School of fish.  Pack of wolves.  Flock of birds.  Surfer on a wave.  When you decide to race your bike, you are assigning yourself to this kind of obedience and lack of control.  Group think, primitive reflexive response to the flow and changes of the herd and conditions.  You know what I am talking about?  Then maybe you haven’t raced, cause when you decide to ride with a group of riders without the formality of pacelines or ride leaders, chaos ensues and the rules of how you thought you should ride your bike are out the window, and you need to become “subject to the herd”.  

The good news is that once you learn the subtle art of riding with the pack, you will enjoy it and find much satisfaction from being able to fly along at twice your normal speed for hours on end, rocketing over the hills and dales of the country until the next climb starts.  You will be able to take advantage of the turbo speeds, and launch yourself to the stratosphere of bike speed and performance, there is no other way to fly.  The bad news is that not everyone makes the jump to good pack riding, and some of you will give up long before you ever accumulate enough skills and experience to truly enjoy the experience.  There is always racing Time Trials,  Triathlon, Mountain bike and Cyclocross, so don’t worry.

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Why Lake Chelan is the best place to ride in Washington State

We just finished our annual pilgramage to the best riding in the state of Washington, Lake Chelan.  You could argue that the Mount Rainier area has the most epic climbs up beasts like Chinook and Sunrise, but you can’t swim there.  You could suggest that Orcas island or any of the other San Juan islands are the best, but the roads are narrow and the only good climb is Mt. Constitution.  Bellingham and Olympia have their magic, as does Seattle and Tacoma, but true cycling paradise is east of the mountains where the air is dry, the roads are smooth and the traffic is light.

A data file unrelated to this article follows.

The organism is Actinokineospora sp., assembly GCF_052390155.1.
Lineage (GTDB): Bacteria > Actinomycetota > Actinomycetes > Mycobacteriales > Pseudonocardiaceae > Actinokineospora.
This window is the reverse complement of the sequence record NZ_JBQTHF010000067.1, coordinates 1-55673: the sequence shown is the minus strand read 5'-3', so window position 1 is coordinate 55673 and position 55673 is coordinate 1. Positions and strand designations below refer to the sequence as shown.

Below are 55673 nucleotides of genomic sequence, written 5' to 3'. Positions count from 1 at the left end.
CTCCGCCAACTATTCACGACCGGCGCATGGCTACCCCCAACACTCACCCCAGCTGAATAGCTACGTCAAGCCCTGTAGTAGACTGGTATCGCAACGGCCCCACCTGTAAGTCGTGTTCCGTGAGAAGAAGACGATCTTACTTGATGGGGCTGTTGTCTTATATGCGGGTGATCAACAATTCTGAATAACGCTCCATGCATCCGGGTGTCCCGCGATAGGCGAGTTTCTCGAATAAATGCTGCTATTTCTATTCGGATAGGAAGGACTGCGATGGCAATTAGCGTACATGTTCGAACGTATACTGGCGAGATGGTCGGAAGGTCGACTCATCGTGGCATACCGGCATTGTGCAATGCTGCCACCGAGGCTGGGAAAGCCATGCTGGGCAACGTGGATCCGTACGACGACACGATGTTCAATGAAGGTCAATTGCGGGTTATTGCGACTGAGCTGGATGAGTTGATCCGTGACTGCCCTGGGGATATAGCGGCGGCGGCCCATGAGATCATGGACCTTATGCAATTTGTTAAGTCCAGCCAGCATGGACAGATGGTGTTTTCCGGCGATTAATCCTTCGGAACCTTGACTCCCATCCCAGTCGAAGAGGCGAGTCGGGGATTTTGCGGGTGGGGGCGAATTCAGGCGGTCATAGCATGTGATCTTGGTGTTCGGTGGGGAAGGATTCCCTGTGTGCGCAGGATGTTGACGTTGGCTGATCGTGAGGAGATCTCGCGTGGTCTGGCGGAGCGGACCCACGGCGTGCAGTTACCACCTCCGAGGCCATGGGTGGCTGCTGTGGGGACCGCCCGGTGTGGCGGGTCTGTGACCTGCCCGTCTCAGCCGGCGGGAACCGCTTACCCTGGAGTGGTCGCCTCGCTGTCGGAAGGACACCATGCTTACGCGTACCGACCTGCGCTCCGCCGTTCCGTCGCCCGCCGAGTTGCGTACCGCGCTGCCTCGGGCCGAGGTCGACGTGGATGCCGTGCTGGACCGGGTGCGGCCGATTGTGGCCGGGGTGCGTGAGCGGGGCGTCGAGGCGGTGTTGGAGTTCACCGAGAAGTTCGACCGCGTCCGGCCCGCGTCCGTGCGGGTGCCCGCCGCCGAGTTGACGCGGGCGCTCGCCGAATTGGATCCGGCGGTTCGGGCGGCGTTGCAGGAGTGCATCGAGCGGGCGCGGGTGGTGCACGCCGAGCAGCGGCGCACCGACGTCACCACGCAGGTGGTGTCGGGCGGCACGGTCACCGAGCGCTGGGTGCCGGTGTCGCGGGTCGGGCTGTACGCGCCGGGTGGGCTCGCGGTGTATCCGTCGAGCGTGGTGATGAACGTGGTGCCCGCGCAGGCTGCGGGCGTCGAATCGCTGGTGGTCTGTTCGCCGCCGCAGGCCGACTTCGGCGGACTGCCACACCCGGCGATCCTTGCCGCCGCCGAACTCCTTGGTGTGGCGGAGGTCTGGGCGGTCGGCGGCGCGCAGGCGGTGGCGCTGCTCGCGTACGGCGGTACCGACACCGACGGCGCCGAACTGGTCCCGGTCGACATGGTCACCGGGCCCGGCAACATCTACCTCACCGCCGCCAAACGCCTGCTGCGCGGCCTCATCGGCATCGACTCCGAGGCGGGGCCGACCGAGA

Here are my reasons why I love our Chelan camp:

1.  Warm dry weather, some days I feel like I am in Mexico.

2.  Wide shoulders and light traffic.  

3.  The road quality is nice, often smooth.

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Ass-o-meter – finding your ideal bike fit

Bike fitting was once a service only racers sought out.  These days anyone riding a bike can make massive improvements in comfort and performance with even a basic fitting if done by a good fitter.  Saddles are often the most painful part of riding a bike but that is becoming a thing of the past.  The Ass-o-meter from Specialized has solved many of these complaints.  Now anyone wanting to be more comfortable can be sized for the correct width saddle (Specialized makes 4 widths of their better saddles, as well as offering different levels of padding for each) in less than a minute.  The “ass-o-meter” consisting of gel pads that take an imprint of your sitz bones and measures them matching them to your ideal saddle width.  

Dr. Andy Pruitt, Godfather of bike fitting and inventor of Ass-o-meter at Specialized

The next consideration after measuring your sitz bone width is how much padding do you need.  It is counter-intuitive, but the longer you ride